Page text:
Death and taxes are inevitable, but that's not the eventual convergence yet for one woman.
Shakira Evans of Philadelphia, however, is having trouble convincing the Internal Revenue Service of that.
Worse, it's the second consecutive year that the 22-year-old mother of two has had to fight for her tax refund from the IRS, which still thinks she's dead.
In February 2018, Evans filed her tax return and waited for that year's refund. And waited and waited and waited.
When she did contact the IRS about her refund, the agency sent her to the Social Security Administration (SSA). There she got official documentation proving she was alive.
It worked. She finally got last year's refund and thought the issue was resolved.
No such luck.
This filing season the IRS once again thinks Evans is dead.
And, as Evans learned in 2018, the IRS isn't in a hurry to issue tax refunds to dead men or women.
SSA help didn't stick with IRS: Evans two told PhillyVoice that she's made a half dozen trips to her local IRS office this year in order to resolve the issue and get the $3,700 refund she's due.
So far, though, the IRS response has not been encouraging.
"Every time I contact the IRS, they tell me to wait. Wait for what? How long will it take to go into their system and change a simple error?" she asked.
"A few people I've spoken to have been understanding, but some were just really nonchalant about it," Evans said. "They knew I was alive enough to take money out of my paycheck. How don't they know I'm alive enough to send a refund?"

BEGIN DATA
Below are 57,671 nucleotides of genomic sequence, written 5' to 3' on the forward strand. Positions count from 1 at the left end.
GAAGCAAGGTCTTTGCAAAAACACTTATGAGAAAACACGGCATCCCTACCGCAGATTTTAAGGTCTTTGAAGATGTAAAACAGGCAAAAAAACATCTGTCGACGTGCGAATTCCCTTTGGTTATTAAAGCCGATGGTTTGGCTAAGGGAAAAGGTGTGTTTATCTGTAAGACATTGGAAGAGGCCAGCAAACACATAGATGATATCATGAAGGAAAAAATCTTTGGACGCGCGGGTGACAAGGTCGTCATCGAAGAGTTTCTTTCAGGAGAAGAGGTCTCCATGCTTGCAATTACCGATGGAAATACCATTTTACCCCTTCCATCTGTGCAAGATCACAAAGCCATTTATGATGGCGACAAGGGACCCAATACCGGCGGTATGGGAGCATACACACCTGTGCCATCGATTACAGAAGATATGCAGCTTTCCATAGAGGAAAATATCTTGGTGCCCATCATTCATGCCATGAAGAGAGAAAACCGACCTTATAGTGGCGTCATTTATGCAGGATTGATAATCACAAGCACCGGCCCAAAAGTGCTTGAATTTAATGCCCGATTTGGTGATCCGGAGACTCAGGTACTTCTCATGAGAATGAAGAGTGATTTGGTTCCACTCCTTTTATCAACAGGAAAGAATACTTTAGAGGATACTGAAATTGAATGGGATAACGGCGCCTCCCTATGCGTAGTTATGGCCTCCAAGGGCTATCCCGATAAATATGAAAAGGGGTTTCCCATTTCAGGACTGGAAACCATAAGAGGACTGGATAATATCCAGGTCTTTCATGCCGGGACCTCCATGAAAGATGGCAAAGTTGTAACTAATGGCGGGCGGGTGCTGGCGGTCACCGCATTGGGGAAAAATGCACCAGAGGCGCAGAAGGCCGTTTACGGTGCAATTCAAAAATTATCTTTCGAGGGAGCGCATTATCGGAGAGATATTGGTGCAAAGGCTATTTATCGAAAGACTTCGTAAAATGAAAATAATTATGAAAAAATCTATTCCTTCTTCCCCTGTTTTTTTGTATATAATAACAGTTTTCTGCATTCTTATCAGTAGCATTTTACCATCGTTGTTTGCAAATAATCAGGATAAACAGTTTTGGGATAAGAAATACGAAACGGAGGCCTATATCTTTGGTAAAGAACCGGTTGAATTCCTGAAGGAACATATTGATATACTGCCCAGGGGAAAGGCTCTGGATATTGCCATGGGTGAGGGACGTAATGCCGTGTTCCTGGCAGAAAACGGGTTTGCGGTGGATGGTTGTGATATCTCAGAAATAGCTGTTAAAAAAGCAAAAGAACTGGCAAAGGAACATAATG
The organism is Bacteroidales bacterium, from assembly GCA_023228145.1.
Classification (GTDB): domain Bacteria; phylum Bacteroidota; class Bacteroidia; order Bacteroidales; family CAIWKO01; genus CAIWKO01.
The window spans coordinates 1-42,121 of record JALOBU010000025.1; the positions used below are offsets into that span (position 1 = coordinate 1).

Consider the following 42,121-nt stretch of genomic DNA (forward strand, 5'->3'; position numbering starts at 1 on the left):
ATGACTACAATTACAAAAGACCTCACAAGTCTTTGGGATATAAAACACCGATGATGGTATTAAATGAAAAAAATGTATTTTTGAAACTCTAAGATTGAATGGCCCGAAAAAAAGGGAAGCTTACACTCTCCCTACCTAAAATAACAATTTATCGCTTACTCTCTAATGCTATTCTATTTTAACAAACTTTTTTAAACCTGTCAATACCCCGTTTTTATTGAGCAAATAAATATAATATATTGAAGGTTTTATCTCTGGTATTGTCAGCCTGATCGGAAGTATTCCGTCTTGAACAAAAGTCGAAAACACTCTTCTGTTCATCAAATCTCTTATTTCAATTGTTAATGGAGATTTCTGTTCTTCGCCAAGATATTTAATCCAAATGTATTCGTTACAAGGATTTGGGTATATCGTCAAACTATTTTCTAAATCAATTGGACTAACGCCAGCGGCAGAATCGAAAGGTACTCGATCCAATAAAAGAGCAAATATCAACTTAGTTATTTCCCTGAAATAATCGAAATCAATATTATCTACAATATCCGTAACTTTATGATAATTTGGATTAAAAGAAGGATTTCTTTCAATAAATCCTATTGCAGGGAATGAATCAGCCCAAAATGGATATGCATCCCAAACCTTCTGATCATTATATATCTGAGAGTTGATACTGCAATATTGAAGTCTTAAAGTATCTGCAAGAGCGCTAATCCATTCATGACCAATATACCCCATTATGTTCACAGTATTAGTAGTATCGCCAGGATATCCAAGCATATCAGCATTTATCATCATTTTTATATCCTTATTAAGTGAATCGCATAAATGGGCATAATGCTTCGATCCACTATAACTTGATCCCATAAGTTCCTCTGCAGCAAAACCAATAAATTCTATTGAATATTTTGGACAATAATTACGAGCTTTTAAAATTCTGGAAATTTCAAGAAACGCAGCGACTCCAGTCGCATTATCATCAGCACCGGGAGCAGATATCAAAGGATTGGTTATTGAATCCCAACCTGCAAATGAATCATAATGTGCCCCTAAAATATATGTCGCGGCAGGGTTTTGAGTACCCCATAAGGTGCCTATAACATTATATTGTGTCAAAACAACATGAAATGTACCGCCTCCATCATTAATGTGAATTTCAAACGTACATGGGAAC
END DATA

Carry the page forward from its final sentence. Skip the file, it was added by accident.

Other refund delay reasons: Every year, lots of taxpayers wait for what seems unreasonable lengths of time for their refunds.
A few even find they are in the same erroneously declared dead situation as Evans.
If you find the IRS has the wrong idea about your current vitality, contact the agency and then, as Evans did, touch base with the SSA.
If, however, it's just IRS slowness, you can track your refund using the agency's Where's My Refund? online search tool.
Don't fall for Social Security scams: And sometimes folks don't get their rightful refunds because crooks got their first.
When tax identity thieves get their hands on your Social Security number, they use it to file a fake return that will get them a fraudulent refund.
The IRS and its Security Summit partners have made good strides in reducing such identity theft in recent years, but scammers keep trying.
Recently, the IRS, SSA and Federal Trade Commission (FTC) all reported new takes on Social Security scams.
In one scam case, con artists cold call folks, usually older individuals, and pretend to be from the Social Security Administration.
These fake SSA agents tell the potential scam victims that their Social Security numbers have been suspended because of suspicious activity or being involved in a crime.
In some calls, the scammer asks the victim to confirm his or her Social Security number so that it can be reactivated. Other crooks ask the scam victim to send money or gift cards to keep their Social Security number safe.
And sometimes the crooks mention overdue taxes in an attempt to frighten people into giving out their personal and financial info or get them to return robocall voicemails.
Always be skeptical of unsolicited calls, be they threatening or offering to help you get benefits or tax breaks. In most cases, they are scams.
If you fall for them, you could lose not only your tax refund, but all your financial accounts.
You also might find these items of interest:
- I see dead people's tax refunds
- Tax refund wait prompts alleged assault
- Fear you might be a tax ID theft victim? Here's what to do